James Cummins Bookseller has issued Catalogue 131. Cummins' catalogues usually offer a variety of material and this one is no exception. There are books, manuscripts, and various ephemeral items. Subjects can be just about anything. Items are mostly in excellent condition and are of significance. These are a few of the items to be found in Cummins' latest catalogue.
We begin with a story that was long forgotten until turned into a movie a few years back. Item 64 is Twelve Years A Slave, by Solomon Northup, published in 1853. Northup was a farmer and violinist from upstate New York, a free black man whose father had been a slave before it was outlawed in that state. He was enticed to travel to Washington D. C., ostensibly to play the violin. He was tricked. Instead, Northup was kidnapped and sold into slavery in Louisiana. Having no contact with outsiders, he was trapped. He could not get a message home. He toiled in slavery for 12 years before finally convincing an itinerant Canadian carpenter working temporarily on the plantation to send some letters back home. Finally, with the help of the son of his father's former owner and New York State officials, he was rescued and taken home. He wrote this book the year he was released. He spoke to various abolition audiences over the next few years. Northup was last seen in 1857, lecturing audiences in Canada. What became of him is unknown, but it is unlikely he was kidnapped into slavery again, as by then he was too old to be very desirable as a slave. Priced at $5,500.
Item 34 is a pair of letters written by F. Scott Fitzgerald in the 1930's to his friend and fellow author Charles "Bill" Warren. Warren was a young man whose writing impressed Fitzgerald greatly, though he saw Warren's role more in writing for the theater and film than novels. By this time, Fitzgerald was off in Hollywood writing screenplays, a job he abhorred, but he desperately needed money to repay debts and the job paid well. The first letter, from October 8, 1937, is very upbeat. He jokes about a letter from Warren who had heard he was making $2,500 a week. Fitzgerald writes that he is sending Warren half of it since he doesn't know what to do with "all that money." In fact, Fitzgerald was making half of that, still a princely sum in 1937. The next letter, from November 15, 1938, is not so cheerful. Evidently, Warren was seeking some assistance with his work from Fitzgerald and the latter had not timely provided it. A down Fitzgerald writes, "We always seem to meet when I'm tired and the last thing I have the energy for is to focus upon another person's writing problems." He goes on to say that three-fifths of his salary is going toward paying his debts, and when he had last asked Warren for a favor, he had been less than helpful. He concludes, "I wish you'd picture me as sometimes susceptible to troubles and fatigues." $25,000.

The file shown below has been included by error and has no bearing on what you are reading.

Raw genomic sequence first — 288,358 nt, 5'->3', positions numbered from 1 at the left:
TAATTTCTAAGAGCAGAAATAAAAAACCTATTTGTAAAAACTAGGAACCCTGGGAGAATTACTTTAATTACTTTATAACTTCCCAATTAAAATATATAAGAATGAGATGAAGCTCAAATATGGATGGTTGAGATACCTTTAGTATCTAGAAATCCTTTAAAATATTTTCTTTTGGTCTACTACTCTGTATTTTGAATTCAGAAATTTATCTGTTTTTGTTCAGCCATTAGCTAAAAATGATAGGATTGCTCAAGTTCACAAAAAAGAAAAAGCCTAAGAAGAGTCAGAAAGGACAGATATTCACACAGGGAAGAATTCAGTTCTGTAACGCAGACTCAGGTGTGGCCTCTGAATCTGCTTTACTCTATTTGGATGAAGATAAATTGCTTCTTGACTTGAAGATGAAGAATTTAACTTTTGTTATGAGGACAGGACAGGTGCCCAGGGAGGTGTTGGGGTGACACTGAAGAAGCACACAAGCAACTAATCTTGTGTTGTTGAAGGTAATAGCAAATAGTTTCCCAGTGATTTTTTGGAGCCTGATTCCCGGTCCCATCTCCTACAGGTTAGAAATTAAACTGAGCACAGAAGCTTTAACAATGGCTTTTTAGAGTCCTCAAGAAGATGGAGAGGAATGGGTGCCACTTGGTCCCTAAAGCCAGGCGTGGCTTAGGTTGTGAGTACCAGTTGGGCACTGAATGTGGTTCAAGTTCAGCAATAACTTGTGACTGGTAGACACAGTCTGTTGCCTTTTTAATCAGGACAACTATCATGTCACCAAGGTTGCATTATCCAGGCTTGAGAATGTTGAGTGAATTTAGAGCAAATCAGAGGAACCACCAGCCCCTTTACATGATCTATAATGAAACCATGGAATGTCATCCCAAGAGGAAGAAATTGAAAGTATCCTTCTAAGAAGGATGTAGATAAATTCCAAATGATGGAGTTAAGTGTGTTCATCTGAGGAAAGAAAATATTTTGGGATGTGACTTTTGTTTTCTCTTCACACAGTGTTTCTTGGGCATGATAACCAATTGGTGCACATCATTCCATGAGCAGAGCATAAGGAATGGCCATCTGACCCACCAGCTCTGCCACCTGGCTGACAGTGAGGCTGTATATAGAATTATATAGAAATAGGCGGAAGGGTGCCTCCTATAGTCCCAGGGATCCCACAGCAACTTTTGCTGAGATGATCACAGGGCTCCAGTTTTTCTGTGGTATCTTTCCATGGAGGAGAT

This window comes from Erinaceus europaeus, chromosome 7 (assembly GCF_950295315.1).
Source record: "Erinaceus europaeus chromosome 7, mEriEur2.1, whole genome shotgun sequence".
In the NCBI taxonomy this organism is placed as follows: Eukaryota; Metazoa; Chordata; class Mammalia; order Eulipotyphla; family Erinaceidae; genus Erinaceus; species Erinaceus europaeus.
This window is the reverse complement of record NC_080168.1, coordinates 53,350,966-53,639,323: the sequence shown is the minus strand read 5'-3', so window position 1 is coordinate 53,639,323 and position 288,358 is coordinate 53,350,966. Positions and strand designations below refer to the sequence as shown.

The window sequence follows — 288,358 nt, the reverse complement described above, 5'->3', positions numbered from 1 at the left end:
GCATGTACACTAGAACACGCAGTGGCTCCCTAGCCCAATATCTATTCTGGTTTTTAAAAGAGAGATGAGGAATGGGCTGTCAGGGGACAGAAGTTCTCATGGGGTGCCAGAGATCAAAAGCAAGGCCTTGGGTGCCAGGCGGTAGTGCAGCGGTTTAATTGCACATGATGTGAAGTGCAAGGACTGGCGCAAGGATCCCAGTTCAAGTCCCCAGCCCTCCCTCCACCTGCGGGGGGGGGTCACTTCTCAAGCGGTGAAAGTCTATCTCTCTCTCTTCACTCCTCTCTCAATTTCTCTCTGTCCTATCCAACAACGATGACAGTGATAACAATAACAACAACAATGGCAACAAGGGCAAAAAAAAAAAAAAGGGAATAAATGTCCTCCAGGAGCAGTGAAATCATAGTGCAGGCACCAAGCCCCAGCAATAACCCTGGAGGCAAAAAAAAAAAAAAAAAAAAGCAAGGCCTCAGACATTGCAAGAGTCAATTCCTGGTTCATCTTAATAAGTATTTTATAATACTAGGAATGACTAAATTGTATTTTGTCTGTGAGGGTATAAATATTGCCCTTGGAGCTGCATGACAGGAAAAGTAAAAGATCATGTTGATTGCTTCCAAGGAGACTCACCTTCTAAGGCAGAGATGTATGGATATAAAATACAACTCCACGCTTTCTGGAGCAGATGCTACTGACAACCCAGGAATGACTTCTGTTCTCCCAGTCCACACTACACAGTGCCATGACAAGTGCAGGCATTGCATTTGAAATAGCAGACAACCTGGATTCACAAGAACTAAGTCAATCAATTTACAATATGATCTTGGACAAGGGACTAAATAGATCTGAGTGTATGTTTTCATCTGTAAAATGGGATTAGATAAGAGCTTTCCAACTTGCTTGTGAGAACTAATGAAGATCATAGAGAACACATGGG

Here is another remarkable letter. The letter was written in 1804 by President Thomas Jefferson to his Secretary of War, Henry Dearborn. Dearborn had written Jefferson about some slanderous gossip directed towards him by Seth Hunt, who was seeking public office. Jefferson assures Dearborn he heard about it only from his Postmaster General and one other person, and that he gives it no credence. Jefferson explains, "When I have knoledge [sic] of a character myself, I place more confidence in that knoledge than in any suggestions which can be made, and am more apt to look for their source in the character & circumstances of the suggestor." Jefferson goes on to say that his confidence in Dearborn "has never been diminished," and that it has only been strengthened by knowing him better. The President obviously meant what he said as Dearborn continued to serve for the remainder of Jefferson's term. Item 53. $60,000.
Next is an obscurity for those who collect Richard Burton, the writer/explorer/adventurer, not the actor. Burton was one of the great travelers of the 19th century, including a life-threatening journey to find the source of the Nile, a forbidden trip to Mecca dressed as an Arab, and even one to Salt Lake City. Here is an account of a far more mundane trip, a vacation that turned out to be more unpleasant than some of the dangerous ones. Item 16 is Three Months in Abbazia by Burton and his wife, Isabel. It is a rare reprint of an article that appeared in the Vienna Weekly News of August 4, 1888. Abbazia is a resort town on the Adriatic sea in Serbia. It is not all that it is cracked up to be, or at least was not in 1888. The Burtons complain of the Scirocco, the relentless wind off the Mediterranean that is not pleasant in winter. The resort also suffered from other problems, including mediocre food and the lack of a pharmacy. Mr. Burton was suffering from painful gout at the time. The Burtons wrote to the Vienna paper confident it "would print the truth about a place which spends so many florins in advertising itself and in silencing the unpleasant voice of truth." $5,000.
Item 7 is a copy of the first octavo edition of America's most famous color plate book, John James Audubon's The Birds of America. This is the affordable edition, though some may find $65,000 a bit beyond what they can afford. However, when you realize that the first edition, the double elephant folio, has sold for as much as over $10 million, this price is affordable indeed. The original edition was so expensive to produce, and consequently to sell, that Audubon could not make any money on it. However, he realized that there was great interest in his work, so he published an edition smaller in size, though just as complete in drawings (plus a few more). Published in 1840-1844, the octavo edition was able to sell enough copies to provide its author/illustrator with a good profit. $65,000.